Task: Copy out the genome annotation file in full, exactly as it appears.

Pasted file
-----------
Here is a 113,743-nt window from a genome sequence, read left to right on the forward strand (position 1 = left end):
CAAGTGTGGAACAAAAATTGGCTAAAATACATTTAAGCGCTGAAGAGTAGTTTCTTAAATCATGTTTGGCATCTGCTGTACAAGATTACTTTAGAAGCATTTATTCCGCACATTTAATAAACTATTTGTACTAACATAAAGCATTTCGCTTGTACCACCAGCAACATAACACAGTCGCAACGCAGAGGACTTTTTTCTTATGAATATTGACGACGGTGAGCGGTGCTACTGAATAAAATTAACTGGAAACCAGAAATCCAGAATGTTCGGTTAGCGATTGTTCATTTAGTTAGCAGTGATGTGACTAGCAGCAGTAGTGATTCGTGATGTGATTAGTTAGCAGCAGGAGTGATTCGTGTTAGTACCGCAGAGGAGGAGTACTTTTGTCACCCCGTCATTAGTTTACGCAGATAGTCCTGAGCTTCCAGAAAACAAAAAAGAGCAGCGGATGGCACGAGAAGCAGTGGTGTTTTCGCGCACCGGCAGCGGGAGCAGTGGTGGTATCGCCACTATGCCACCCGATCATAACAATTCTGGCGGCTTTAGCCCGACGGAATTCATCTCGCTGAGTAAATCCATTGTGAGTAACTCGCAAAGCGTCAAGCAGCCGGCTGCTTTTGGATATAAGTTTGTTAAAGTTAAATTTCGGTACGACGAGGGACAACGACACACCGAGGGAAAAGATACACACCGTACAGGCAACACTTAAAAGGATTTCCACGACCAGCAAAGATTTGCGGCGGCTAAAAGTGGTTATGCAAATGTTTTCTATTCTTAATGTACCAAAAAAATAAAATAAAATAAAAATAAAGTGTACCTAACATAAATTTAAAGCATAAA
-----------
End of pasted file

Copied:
Here is a 113,743-nt window from a genome sequence, read left to right on the forward strand (position 1 = left end):
CAAGTGTGGAACAAAAATTGGCTAAAATACATTTAAGCGCTGAAGAGTAGTTTCTTAAATCATGTTTGGCATCTGCTGTACAAGATTACTTTAGAAGCATTTATTCCGCACATTTAATAAACTATTTGTACTAACATAAAGCATTTCGCTTGTACCACCAGCAACATAACACAGTCGCAACGCAGAGGACTTTTTTCTTATGAATATTGACGACGGTGAGCGGTGCTACTGAATAAAATTAACTGGAAACCAGAAATCCAGAATGTTCGGTTAGCGATTGTTCATTTAGTTAGCAGTGATGTGACTAGCAGCAGTAGTGATTCGTGATGTGATTAGTTAGCAGCAGGAGTGATTCGTGTTAGTACCGCAGAGGAGGAGTACTTTTGTCACCCCGTCATTAGTTTACGCAGATAGTCCTGAGCTTCCAGAAAACAAAAAAGAGCAGCGGATGGCACGAGAAGCAGTGGTGTTTTCGCGCACCGGCAGCGGGAGCAGTGGTGGTATCGCCACTATGCCACCCGATCATAACAATTCTGGCGGCTTTAGCCCGACGGAATTCATCTCGCTGAGTAAATCCATTGTGAGTAACTCGCAAAGCGTCAAGCAGCCGGCTGCTTTTGGATATAAGTTTGTTAAAGTTAAATTTCGGTACGACGAGGGACAACGACACACCGAGGGAAAAGATACACACCGTACAGGCAACACTTAAAAGGATTTCCACGACCAGCAAAGATTTGCGGCGGCTAAAAGTGGTTATGCAAATGTTTTCTATTCTTAATGTACCAAAAAAATAAAATAAAATAAAAATAAAGTGTACCTAACATAAATTTAAAGCATAAA